Interview With An Angel: Victor Quah

In this session of Stories of an Investor, we caught up with full-time angel investor, Victor Quah. Victor is a Malaysian angel that actively invests and is a firm believer that founders and investors should stay grounded and be open-minded to learning. Victor shared with us his takes on founder evaluation, and how and why traditional businesses struggle to adopt technology to improve processes. Read on to learn more!

Hi Victor! Thank you for joining us! Let us kick off with a little context, why and how did you make your way into the world of angel investing? 

Victor: I believe Angel Investing in its very essence is about giving someone a chance; to believe in them. In life and business, sometimes all we need is that one chance that can make all the difference between success and failure. I was very fortunate to have been given that chance early in life and today I would like to return the favour.

You are based in Malaysia but actively make investments in Singapore, how do you evaluate the start-ups before making an investment & after making the investments how often do you keep in contact with the start-ups in Singapore? 

Victor: I’m a bit old school, I like to meet the founder and have a chat face to face before making any investment. I believe it is essential to get to know the founder first before talking about any business-related matters. Unfortunately given the current circumstances of COVID, one would have to settle for Zoom calls.

Once investments have been made, it really depends on a case-by-case basis. When leading a syndicate, for the obvious reason (responsibility to fellow investors), one must be in monthly contact with founders to understand what are the obstacles and potential challenges up ahead and offer guidance and or solutions.

Diving a little into investing, what is your key criteria when evaluating start-ups?

Victor: Given the very nature of start-ups, there is not many material data or track record but instead, we must carefully understand and analyse the founder’s character, attitude, how they think, and what ultimately drives them on this crusade. Honesty and transparency from the founder are essential at all times. Regardless of how skillful or experienced the airplane pilot is, if you can’t trust the pilot, you shouldn’t board his/her plane.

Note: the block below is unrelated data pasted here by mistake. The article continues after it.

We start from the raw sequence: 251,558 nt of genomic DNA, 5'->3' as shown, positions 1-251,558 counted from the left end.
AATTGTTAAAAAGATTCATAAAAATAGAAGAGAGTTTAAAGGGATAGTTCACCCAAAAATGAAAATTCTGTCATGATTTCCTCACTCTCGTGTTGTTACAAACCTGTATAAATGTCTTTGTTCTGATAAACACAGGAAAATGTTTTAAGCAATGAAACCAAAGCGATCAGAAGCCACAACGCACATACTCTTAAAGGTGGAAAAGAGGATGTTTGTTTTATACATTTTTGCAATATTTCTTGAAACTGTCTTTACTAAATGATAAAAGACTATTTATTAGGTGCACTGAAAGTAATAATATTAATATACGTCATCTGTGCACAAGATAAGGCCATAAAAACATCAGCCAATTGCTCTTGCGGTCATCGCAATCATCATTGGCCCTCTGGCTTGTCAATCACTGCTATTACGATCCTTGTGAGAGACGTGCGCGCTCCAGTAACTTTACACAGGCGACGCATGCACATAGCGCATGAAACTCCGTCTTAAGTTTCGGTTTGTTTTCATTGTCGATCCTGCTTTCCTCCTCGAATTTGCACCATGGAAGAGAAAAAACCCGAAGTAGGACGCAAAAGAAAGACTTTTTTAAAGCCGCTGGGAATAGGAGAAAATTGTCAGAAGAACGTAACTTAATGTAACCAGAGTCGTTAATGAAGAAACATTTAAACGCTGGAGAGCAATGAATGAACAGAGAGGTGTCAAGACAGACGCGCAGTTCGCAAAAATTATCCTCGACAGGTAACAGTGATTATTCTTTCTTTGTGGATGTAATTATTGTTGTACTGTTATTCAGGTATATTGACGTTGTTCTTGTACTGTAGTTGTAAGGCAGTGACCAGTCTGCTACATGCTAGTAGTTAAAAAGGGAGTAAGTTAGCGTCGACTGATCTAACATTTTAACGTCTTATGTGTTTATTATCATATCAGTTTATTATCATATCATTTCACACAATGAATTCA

Coming from a manufacturing background, where do you go to learn about the different verticals that you invest in? 

Victor: I think it is not a question of where but how. We are fortunate to live in an age where information is abundant and easily accessible to many. I believe the key is keeping an open mind and staying hungry for knowledge. If your goal is to learn then you will find ways to achieve it. With the right attitude, the right action will follow and the result will reflect.

Jack Ma mentioned in many forums that the “Traditional” businesses today are poised for great disruption with technology and will be the future. 

What do you think are some challenges deterring these “Traditional” businesses from adopting technology like Big Data & IoT and how do you think it can be overcome? 

Victor: Many traditional businesses may not have,

(1) the exposure or knowledge to what is available to them,

(2) understanding the value that technology brings to the table, and

(3) the rate of change of technology is increasing exponentially, keeping up with the trend becomes an obstacle.

Today we are surrounded by technology and bombarded by the speed of adoption/change in our everyday life. COVID-19 has proven that change and technology are inevitable, and a necessary ingredient for businesses to survive and thrive for success. Education and open-mindedness are keys to overcome this challenge. By educating businesses, they gain a better understanding of why and how to adapt and embrace technology that will differentiate themselves in this ever-changing competitive landscape. It is great to see during COVID-19 periods many startups are providing webinars; inviting industry veterans to share their views and experiences on technological adoption.

Having led one of AngelCentral’s Syndicate – PS Love, how was the experience like for you?

Victor: It is a new, learning, and rewarding experience for me. I’m grateful that the founders and myself are all on the same page on how we see things and openly discuss issues. It is gratifying to be able to transfer and apply past knowledge and experiences to the founders whilst also learning new things from them. I think having a mutual two-way street paves the way to a rewarding experience.

To end the session, what would be one piece of advice you would give to new angel investors?

Victor: Never think you’re the smartest guy in the room. Listen. Listen. Listen.

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